The cost of the biggest and best OLED TVs could be on its way down thanks to an expanding partnership between Samsung and LG Display. Building on the existing deal with LG that was inked earlier this year, where it would provide two million 77-inch and 83-inch OLED (WOLED) panels to Samsung Electronics, reports have surfaced that another 77-inch model could be in the pipeline.
According to industry insiders that spoke with Business Korea, Samsung filed the paperwork for regulatory approval of a new 77-inch OLED TV on July 22 that isn't QD-OLED and is instead reportedly using an LG OLED panel.
The news follows just one month after Samsung registered a new 83-inch OLED, again featuring LG Displays' panels. It's also different to the 77-inch OLED model that was registered in March.
Although Samsung and LG's current partnership focuses on OLED panels, the deal is also expected to expand to LCD displays too, Business Korea reports. So, what does this mean for the best Samsung TVs going forward? Here's what you need to know.
Why isn't Samsung using Samsung OLEDs?
It is: Samsung's 77-inch TVs have used panels from Samsung Display, the firm's display panel division. But it has encountered shortages, so Samsung turned to LG Display to fill the gap. As an industry insider told Business Korea: "The supply volume from LG Display is reportedly a small amount, but for LG Display it is a positive signal that LG Display has expanded its supply lineup by selling TV panels to Samsung Electronics.”
Is the deal just about OLEDs?
At the moment, yes. But it's likely to expand to include LCD panels too. That's because Samsung is currently being sued by China's largest display manufacturer, BOE, which is suing both Samsung Display and Samsung Electronics for alleged patent infringement. BOE is currently a supplier to Samsung, and under the circumstances Samsung understandably wants to change that.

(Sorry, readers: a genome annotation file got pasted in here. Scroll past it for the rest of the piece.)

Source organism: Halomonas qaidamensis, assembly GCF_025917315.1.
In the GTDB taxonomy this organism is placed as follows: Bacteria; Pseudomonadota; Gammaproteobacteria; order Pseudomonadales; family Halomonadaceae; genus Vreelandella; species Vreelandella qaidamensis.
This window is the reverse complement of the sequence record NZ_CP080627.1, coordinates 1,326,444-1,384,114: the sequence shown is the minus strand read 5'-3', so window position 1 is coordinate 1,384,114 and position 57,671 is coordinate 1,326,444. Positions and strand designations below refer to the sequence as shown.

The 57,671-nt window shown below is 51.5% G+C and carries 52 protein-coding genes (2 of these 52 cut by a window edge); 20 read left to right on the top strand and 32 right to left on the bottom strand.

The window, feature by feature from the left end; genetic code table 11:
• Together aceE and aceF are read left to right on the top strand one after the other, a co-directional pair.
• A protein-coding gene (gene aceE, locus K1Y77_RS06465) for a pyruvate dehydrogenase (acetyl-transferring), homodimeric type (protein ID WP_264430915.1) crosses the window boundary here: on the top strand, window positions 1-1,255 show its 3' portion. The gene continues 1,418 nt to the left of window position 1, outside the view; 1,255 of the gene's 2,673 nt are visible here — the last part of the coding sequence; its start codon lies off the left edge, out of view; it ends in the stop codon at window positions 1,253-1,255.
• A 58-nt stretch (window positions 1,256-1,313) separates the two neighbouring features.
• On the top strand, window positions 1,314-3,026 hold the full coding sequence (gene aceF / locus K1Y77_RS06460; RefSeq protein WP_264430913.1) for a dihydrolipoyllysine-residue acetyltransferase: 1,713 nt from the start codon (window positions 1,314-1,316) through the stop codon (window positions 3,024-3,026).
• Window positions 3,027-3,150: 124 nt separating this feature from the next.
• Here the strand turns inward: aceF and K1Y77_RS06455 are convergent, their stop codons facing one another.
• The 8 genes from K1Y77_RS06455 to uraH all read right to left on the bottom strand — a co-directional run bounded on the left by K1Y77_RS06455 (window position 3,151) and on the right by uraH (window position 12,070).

According to the Business Korea report, Samsung intends to replace BOE with LG Display and Sharp affiliate SDP. That's good news for LG Display, which currently provides around seven percent of Samsung's LCD panels; that figure could rise to 17 percent, which would translate to roughly 1 trillion won in revenue.
What does this mean for TV buyers?
It could mean cheaper OLED TVs from Samsung, which in turn could help drive OLED TV prices down as rivals compete. While Samsung has focused on very impressive QD-OLED panels, LG's WRGB OLEDs (which produce a whiter light than the blue of QD-OLED and use colour filters instead of quantum dots) are considerably cheaper.
So, if Samsung's buying more panels from LG Display, as seems to be the plan, that increases the options for its TV range – particularly at the more affordable end of the market. More choice and lower prices sounds like a win for everybody.
When will LG panels start showing up in Samsung TVs?
Numbers are still relatively small but if Samsung is filing for regulatory approval for multiple TVs in Korea now, that could mean that we'll see the models on shelves in the US and Europe later this year or early next year. We could also see more Samsung LCD TVs with LG panels this year too, although they're likely to take a little longer to arrive.
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Writer, broadcaster, musician and kitchen gadget obsessive Carrie Marshall (Twitter) has been writing about tech since 1998, contributing sage advice and odd opinions to all kinds of magazines and websites as well as writing more than a dozen books. Her memoir, Carrie Kills A Man, is on sale now. She is the singer in Glaswegian rock band HAVR.